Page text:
To cut costs and upskill staff, Absurd Bird also cross-trained its existing front-of-house employees to help handle the new influx of delivery orders. “We selected items that were tasty and exciting but also didn’t require a huge amount of skills to make,” Norbert says. “That way we were able to retrain staff quickly.”

Norbert’s last piece of advice would be to adapt your kitchen for delivery. Absurd Bird implemented a Kitchen Display System (KDS) that centralizes all incoming delivery orders from aggregators onto a single screen. They also installed a second KDS where food couriers entered so they too could get a clear view of which orders were ready for delivery.


Nicholas Steiner, Founder, Yoobi

Key takeaway: Focus on speed

Diners who order online don’t want to wait longer than an hour for their food, making delivery time a differentiating factor when it comes to beating your competition. According to McKinsey, the optimal delivery time is less than 60 minutes; this is crucial to customer satisfaction.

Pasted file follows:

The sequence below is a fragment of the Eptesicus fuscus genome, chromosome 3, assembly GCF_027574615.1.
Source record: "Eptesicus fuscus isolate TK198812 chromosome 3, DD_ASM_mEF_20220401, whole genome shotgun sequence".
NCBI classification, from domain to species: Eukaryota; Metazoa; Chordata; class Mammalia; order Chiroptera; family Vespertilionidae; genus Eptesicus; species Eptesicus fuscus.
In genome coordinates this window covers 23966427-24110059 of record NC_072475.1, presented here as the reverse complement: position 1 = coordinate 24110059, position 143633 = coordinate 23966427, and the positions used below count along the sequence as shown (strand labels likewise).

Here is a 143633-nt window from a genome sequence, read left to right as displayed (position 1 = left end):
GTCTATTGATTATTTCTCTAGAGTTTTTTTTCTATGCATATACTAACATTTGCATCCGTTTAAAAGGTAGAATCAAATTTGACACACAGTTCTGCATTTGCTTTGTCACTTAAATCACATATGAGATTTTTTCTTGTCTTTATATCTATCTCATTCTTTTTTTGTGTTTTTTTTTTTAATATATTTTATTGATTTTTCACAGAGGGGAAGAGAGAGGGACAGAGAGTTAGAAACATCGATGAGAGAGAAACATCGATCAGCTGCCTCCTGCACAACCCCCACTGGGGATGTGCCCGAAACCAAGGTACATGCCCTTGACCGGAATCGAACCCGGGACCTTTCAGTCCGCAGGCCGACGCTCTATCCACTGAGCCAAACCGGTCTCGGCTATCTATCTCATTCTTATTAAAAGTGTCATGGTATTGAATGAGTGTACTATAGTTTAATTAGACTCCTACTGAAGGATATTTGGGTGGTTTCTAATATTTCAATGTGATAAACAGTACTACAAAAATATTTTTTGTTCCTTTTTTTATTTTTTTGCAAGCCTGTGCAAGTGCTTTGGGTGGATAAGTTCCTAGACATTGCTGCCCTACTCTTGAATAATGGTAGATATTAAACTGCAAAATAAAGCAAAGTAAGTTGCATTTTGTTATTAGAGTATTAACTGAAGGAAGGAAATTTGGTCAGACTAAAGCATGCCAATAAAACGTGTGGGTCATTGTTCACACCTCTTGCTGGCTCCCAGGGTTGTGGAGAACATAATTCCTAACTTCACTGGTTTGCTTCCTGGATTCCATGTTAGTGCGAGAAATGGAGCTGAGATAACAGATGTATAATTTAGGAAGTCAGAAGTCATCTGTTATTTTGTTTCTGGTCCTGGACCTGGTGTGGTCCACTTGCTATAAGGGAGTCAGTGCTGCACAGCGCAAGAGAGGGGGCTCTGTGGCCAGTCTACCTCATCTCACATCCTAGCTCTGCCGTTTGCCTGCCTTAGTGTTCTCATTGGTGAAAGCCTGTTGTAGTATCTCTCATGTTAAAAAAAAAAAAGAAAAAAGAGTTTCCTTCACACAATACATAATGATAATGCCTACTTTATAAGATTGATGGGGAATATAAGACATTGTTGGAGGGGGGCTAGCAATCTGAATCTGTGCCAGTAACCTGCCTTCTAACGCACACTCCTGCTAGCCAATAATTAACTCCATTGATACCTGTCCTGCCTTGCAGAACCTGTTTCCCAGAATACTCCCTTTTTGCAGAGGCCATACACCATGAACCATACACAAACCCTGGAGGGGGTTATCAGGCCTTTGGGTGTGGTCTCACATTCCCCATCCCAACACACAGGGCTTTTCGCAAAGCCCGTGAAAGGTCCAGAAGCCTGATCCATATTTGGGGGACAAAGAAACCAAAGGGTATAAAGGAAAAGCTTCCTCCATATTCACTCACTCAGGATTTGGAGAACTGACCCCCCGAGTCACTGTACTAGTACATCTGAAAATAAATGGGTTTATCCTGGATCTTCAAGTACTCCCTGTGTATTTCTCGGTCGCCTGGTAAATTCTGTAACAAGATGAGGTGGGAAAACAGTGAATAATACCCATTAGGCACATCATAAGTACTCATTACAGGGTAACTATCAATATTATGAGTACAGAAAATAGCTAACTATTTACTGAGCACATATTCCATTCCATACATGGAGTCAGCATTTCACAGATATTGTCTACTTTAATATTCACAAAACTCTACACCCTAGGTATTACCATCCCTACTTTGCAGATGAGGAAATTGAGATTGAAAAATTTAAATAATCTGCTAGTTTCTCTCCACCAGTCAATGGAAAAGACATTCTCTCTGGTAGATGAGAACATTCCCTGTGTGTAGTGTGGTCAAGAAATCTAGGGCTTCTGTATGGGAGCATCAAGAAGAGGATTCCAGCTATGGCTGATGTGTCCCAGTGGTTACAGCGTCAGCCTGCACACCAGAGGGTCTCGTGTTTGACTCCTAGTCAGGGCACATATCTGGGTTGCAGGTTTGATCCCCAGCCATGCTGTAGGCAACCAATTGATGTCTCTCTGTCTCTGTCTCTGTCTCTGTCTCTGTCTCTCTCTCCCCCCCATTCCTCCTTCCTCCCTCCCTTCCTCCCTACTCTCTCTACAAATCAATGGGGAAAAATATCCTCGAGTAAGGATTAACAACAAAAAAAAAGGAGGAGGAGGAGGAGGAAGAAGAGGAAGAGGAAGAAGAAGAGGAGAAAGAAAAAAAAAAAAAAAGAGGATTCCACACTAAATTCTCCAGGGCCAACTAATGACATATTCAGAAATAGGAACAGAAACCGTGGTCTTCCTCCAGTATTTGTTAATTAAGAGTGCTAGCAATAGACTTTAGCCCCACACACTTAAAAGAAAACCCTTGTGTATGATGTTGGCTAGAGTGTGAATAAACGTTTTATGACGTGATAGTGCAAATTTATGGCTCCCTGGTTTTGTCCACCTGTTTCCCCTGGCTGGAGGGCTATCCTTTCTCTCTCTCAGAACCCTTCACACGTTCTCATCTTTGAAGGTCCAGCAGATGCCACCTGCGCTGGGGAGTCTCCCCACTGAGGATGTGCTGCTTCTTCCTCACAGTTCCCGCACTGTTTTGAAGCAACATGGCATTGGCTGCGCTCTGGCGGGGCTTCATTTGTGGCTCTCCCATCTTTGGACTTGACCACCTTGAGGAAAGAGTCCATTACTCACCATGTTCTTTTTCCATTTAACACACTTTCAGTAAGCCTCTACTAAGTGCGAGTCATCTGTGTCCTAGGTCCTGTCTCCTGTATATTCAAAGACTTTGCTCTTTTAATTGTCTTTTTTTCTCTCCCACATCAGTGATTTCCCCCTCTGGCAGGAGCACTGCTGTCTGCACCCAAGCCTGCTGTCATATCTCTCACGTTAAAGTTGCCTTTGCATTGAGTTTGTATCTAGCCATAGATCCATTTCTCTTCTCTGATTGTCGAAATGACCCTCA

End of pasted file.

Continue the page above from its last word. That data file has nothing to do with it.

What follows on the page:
Yoobi is a Japanese fusion restaurant that offers fast meal delivery for sushi and handmade temaki. As these dishes are best when fresh, it’s particularly important that Yoobi gets orders to diners as quickly as possible. Founder Nicholas Steiner speaks about the brand’s dedication to an efficient meal delivery service:

“A great customer experience with meal delivery starts with good food, something we are very proud of. However, one of our most important focus points is speed, because customers want their food quickly when ordering online,” says Yoobi founder Nicholas Steiner. “We, therefore, focus on redesigning our management to prioritize speed and efficiency.”